ERIC Number: ED223501
Record Type: RIE
Publication Date: 1982-Sep
Reference Count: 0
The Public's Perception of Crime and Police Activity.
Henderson, Joel H.; Sherman, Janet Schmidt
The public's views about behaviors that should be crimes, behaviors that should come under the control of the police, and the public's view of how the police spend their time are examined. A telephone questionnaire survey was conducted with a random sample of 250 persons in San Diego (California). Over 98% of the respondents believed that the seven FBI "index" crimes--robbery, rape, assault, theft, car theft, burglary, and murder--were crimes, and 98% believed that embezzlement and consumer fraud were crimes. Only about 50% thought that victimless crimes and marginal crimes, including vagrancy, public drunkenness, gambling, and smoking marijuana, should be considered crimes. Ninety-eight percent of the respondents believed that the FBI "index" crimes and embezzlement and consumer fraud should involve the police. The percentage dropped to about 60% with respect to victimless crimes. Regarding the public's perception of what the police are doing, results showed that they generally felt the police were protecting them from serious crime. (RM)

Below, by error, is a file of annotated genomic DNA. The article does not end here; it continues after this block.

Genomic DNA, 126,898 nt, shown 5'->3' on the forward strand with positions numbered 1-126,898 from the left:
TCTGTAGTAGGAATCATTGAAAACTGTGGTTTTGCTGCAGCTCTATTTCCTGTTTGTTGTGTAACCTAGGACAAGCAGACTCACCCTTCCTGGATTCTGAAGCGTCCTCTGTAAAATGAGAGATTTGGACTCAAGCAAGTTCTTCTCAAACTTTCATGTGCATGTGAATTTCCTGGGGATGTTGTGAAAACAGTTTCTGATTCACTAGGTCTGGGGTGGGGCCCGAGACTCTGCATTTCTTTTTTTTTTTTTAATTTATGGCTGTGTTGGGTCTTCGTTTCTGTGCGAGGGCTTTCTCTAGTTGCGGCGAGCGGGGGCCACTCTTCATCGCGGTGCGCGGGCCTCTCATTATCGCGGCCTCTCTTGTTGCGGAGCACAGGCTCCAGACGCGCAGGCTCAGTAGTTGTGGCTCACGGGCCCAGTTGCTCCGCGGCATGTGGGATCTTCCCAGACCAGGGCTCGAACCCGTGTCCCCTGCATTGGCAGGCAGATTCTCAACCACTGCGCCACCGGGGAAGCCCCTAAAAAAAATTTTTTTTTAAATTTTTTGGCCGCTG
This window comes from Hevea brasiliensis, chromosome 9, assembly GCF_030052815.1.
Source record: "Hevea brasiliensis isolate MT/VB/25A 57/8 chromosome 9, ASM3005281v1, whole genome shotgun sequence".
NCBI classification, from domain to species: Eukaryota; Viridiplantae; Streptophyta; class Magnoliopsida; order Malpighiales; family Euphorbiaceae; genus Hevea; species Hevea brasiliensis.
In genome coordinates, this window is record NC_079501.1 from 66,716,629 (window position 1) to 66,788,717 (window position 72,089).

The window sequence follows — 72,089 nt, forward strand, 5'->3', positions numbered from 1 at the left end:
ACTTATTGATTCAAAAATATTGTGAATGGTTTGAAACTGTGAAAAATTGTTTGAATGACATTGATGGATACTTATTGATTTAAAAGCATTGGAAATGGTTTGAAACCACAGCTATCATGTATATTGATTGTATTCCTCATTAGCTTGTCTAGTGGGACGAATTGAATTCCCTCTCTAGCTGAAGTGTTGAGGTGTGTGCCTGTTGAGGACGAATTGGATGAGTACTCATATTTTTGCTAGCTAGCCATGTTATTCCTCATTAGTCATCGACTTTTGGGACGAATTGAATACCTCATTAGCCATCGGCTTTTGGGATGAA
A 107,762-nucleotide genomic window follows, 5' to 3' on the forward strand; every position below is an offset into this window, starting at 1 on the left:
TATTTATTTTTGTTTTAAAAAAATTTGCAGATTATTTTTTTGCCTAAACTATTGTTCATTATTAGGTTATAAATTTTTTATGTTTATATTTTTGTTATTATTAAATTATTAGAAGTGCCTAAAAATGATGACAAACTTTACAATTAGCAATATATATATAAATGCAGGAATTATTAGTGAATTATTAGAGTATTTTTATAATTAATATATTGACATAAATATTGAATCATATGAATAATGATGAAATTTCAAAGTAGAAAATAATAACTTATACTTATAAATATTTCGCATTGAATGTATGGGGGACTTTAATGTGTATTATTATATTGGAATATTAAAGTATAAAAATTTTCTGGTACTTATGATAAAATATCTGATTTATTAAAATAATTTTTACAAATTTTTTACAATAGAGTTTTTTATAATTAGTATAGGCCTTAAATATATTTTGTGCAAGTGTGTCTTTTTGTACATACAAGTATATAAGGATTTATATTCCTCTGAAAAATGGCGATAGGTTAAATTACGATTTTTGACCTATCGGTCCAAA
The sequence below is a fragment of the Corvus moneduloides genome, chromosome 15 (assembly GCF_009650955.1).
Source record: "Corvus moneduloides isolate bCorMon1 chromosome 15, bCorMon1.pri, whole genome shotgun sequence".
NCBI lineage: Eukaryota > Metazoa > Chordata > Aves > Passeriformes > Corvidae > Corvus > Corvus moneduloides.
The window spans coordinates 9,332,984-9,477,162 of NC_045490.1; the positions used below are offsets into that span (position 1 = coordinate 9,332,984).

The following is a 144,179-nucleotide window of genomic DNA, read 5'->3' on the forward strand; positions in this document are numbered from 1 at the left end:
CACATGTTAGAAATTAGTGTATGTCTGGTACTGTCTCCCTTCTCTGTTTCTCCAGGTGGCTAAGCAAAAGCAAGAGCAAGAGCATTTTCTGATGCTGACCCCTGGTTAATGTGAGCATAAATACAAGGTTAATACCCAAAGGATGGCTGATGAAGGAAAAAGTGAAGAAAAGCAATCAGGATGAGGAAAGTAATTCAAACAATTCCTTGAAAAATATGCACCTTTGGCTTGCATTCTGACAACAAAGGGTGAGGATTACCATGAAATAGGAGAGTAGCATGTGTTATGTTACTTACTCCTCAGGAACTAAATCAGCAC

Publication Type: Reports - Research; Speeches/Meeting Papers
Education Level: N/A
Authoring Institution: N/A
Note: Paper presented at the Annual Meeting of the American Sociological Association (San Francisco, CA, September, 1982). Not available in paper copy due to marginal legibility throughout original document.